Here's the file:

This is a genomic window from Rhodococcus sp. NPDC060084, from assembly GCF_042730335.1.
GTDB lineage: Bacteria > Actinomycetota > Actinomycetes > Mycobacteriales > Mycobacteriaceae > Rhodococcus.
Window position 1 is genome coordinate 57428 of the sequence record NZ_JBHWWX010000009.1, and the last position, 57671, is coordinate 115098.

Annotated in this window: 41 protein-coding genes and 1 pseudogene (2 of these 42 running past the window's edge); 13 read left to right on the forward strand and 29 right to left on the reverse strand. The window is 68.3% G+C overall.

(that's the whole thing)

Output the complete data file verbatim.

This is a genomic window from Rhodococcus sp. NPDC060084, from assembly GCF_042730335.1.
GTDB lineage: Bacteria > Actinomycetota > Actinomycetes > Mycobacteriales > Mycobacteriaceae > Rhodococcus.
Window position 1 is genome coordinate 57428 of the sequence record NZ_JBHWWX010000009.1, and the last position, 57671, is coordinate 115098.

Annotated in this window: 41 protein-coding genes and 1 pseudogene (2 of these 42 running past the window's edge); 13 read left to right on the forward strand and 29 right to left on the reverse strand. The window is 68.3% G+C overall.